Energy markets could see a 'series of crunches' as demand grows, oil expert Dan Yergin says
- There is a disconnect between the "realities of the dynamics of the [oil] market" and the policies that are being implemented, said Daniel Yergin of IHS Markit.
- International oil companies are under pressure to cut investments into traditional energy production at a time when demand for oil is growing, and that has led to "preemptive underinvestment" in supply, he said.
- Yergin also said that finding a new balance between the U.S. and China is "the single most important issue in international affairs today."
There's a disconnect in the energy market, and it could lead to future supply shortages, Daniel Yergin, vice chairman of IHS Markit, told CNBC.
International oil companies are under pressure to cut investments in traditional energy production at a time when demand for oil is growing — and that's leading to a "preemptive underinvestment" in supply, Yergin told CNBC's "Capital Connection" on Monday at the Abu Dhabi International Petroleum Exhibition and Conference.
He called it a disconnect between the "realities of the dynamics of the market" and the policies that are being implemented.
Oil producers are "clearly not investing enough" because investors want them to be more careful and exercise capital discipline, he added.
On the other hand, "world demand is going to be back where it was in 2019 in the next few months, and … demand will continue to grow, so you will need investment," he said.
In its monthly oil market report, OPEC said it sees global oil demand reaching 100.6 million barrels per day in 2022 — that's about 0.5 million bpd above pre-pandemic levels.
The focus on shifting away from traditional fuels toward clean energy may also contribute to a supply shortage, Yergin said. Global demand for power is growing more quickly than renewable energy capacity, which means there isn't enough clean energy to meet the world's needs.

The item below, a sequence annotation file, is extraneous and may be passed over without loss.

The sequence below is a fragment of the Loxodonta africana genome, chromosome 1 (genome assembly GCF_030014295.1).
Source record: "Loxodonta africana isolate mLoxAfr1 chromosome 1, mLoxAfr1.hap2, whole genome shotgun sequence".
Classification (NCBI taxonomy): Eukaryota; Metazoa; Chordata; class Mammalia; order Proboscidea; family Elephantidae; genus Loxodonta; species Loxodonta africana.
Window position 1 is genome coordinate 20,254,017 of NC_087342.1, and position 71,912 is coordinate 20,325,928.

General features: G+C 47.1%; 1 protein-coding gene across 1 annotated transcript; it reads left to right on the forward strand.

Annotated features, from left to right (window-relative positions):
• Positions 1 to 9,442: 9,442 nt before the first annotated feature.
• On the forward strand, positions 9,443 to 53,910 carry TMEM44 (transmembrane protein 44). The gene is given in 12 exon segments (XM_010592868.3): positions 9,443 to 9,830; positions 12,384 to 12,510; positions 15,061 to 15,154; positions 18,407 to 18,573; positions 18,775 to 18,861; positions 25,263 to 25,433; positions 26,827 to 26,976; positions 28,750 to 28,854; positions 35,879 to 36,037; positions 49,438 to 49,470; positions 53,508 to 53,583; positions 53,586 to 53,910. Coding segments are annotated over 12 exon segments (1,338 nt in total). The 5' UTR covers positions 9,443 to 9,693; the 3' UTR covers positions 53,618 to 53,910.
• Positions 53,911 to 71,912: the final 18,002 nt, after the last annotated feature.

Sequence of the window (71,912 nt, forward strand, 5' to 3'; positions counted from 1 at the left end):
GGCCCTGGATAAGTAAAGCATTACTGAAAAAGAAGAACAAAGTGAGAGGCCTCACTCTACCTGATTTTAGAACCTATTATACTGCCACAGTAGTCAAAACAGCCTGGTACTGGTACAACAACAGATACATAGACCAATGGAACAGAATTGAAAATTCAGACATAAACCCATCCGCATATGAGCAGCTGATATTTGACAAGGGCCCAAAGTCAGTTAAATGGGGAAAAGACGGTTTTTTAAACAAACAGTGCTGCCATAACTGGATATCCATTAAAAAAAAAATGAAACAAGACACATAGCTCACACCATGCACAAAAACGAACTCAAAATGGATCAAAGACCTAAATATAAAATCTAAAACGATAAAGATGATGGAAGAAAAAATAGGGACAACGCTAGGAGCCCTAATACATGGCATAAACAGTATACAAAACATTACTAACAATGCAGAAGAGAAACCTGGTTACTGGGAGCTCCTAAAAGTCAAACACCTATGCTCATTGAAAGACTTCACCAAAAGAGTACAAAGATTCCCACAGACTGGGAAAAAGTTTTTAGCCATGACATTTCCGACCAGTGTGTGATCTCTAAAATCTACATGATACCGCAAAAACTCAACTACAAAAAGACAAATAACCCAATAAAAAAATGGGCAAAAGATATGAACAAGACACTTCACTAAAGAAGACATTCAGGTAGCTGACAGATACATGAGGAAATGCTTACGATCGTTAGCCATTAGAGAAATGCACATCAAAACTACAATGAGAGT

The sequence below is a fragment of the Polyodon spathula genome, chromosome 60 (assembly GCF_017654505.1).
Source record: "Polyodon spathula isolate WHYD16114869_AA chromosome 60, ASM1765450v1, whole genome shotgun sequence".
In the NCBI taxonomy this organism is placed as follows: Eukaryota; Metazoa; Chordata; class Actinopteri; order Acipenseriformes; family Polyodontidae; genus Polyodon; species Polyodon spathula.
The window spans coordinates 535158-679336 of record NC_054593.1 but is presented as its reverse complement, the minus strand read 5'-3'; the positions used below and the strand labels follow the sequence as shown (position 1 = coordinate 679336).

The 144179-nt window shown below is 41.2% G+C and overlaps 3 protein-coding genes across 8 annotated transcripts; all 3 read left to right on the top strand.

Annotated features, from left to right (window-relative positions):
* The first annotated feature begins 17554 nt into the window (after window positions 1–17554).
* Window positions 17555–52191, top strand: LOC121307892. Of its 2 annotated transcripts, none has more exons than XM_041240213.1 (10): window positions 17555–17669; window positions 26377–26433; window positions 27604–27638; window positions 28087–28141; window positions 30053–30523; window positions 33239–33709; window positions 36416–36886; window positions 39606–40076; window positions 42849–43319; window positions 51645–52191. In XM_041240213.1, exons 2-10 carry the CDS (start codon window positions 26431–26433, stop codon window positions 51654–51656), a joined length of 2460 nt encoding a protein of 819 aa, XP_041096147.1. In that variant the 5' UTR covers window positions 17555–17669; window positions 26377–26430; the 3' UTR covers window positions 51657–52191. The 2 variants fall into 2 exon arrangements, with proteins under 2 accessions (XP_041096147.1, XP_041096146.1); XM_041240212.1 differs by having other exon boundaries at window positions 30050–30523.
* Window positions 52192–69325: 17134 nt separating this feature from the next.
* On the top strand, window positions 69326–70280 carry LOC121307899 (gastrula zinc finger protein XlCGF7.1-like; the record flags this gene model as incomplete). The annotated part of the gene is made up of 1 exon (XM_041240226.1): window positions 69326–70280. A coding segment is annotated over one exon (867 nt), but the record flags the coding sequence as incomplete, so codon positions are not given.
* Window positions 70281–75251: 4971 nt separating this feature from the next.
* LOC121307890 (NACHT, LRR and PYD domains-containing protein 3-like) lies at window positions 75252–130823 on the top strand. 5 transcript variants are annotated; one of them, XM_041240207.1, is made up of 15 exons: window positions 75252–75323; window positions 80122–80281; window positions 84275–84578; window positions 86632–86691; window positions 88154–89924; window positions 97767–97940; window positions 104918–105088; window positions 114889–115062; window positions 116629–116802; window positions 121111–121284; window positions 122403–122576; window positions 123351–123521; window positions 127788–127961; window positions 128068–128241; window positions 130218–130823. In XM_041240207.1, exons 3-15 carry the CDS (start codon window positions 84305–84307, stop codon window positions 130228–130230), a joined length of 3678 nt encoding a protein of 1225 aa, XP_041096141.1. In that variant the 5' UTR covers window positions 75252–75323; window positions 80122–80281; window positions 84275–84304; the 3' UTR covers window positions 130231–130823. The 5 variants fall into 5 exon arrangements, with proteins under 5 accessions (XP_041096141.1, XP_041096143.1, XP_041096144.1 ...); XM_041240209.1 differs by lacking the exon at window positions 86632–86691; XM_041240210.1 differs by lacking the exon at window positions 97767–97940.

We need to find a new balance between the United States and China. That's the single most important issue in international affairs today.Daniel YerginVice chairman, IHS Markit
"I think we should be conscious that one of the things we may see is a series of crunches," he said.
U.S. crude futures are up 68% and international benchmark Brent crude gained 60% so far this year as demand jumped due to economies reopening and loosening pandemic restrictions.
Balance in the U.S.-China relationship
Separately, Yergin said that finding a new balance between the U.S. and China is the most important issue at hand — something that's even more urgent than climate change.
The rest of the world doesn't want to choose between the two powers, but the competition is going to continue, he added.
China sees the development of alliances like the Quad and Aukus as the West trying to contain them, while the U.S. wants to deal with Chinese "expansionism and growth," he said.
The Quad is an alliance comprising economic powers like Australia, India, Japan and the United States, while Aukus is security pact that Australia, the United Kingdom and the U.S. recently struck. Both pacts are widely viewed as a counter to China's growing influence in Asia-Pacific.
Climate change will unfold over 30 years, but the relationship between Washington and Beijing is an "immediate issue" that is seeing tensions "bubbling up," Yergin said.
U.S. President Joe Biden and Chinese President Xi Jinping are set to hold a virtual summit on Monday.
"We need to find a new balance between the United States and China," Yergin said. "That's the single most important issue in international affairs today."